Cable operators could have a fight on their hands as the FCC prepares to rethink its leased-access rules.
Low-power TV stations have said that will be one of their battlefronts to try to get more respect for their signals — and more carriage from multichannel video programming distributors (MVPDs). The other front is the must-carry/retransmission-consent regime from which lowpower TV outlets are excluded.
“There is case upon case of the cable MVPD denying must-carry claims, and then attempting to force leased-access contracts,” LPTV Spectrum Rights Coalition executive director Mike Gravino told The Wire.
MVPDs are under no obligation to carry LPTVs. But Gravino’s beef goes beyond that. He also called it discrimination that MVPDs offer zero-cost leased-access contracts to networks they want to air, but not to local LPTVs. Look for the coalition to pull out the “gatekeeper” epithet MVPDs have been saddled with by backers of tough net-neutrality rules.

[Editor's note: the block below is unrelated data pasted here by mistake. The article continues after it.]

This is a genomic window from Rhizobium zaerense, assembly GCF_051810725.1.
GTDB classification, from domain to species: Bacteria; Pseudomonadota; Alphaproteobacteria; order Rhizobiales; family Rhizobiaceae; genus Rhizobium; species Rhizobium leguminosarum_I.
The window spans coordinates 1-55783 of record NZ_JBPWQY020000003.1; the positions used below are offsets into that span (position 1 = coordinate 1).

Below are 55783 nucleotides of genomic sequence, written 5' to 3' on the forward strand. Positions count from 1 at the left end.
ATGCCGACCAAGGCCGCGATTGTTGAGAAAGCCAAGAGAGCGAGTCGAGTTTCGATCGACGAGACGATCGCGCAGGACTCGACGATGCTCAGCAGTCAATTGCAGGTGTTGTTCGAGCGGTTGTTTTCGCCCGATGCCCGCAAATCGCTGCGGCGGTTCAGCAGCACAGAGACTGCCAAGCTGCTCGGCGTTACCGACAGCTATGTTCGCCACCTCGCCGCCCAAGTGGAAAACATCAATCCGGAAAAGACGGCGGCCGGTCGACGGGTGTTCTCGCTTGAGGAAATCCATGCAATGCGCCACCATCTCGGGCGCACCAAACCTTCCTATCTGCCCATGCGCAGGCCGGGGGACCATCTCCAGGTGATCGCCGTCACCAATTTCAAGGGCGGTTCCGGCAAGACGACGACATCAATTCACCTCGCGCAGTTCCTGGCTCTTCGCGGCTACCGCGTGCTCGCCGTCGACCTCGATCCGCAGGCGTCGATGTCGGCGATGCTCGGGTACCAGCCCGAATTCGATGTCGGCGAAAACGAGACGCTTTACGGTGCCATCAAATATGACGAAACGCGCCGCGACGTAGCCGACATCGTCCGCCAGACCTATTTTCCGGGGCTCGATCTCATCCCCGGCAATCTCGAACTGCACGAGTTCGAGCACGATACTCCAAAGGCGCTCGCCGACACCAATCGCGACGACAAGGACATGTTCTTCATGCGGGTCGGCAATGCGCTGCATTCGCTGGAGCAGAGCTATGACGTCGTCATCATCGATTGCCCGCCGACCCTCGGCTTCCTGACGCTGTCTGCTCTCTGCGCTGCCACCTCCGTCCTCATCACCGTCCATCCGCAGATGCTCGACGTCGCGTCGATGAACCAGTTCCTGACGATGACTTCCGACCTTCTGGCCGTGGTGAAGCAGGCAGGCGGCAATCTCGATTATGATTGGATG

“The MVPD uses public rights of way, and Congress gave them special powers over local content,” Gravino said.
Not looking to engage in an LPTV war, of words or otherwise, NCTA–The Internet & Television Association said: “We commend the FCC for moving to re-examine some of its leased-access rules. The rule changes adopted by the FCC in 2008 have never taken effect, having been both stayed by the courts and disapproved of by OMB. Meanwhile, the video marketplace of competitive multichannel video programming distributors and online video is vastly different from what existed a decade ago, much less from when Congress adopted the leased-access requirements.”
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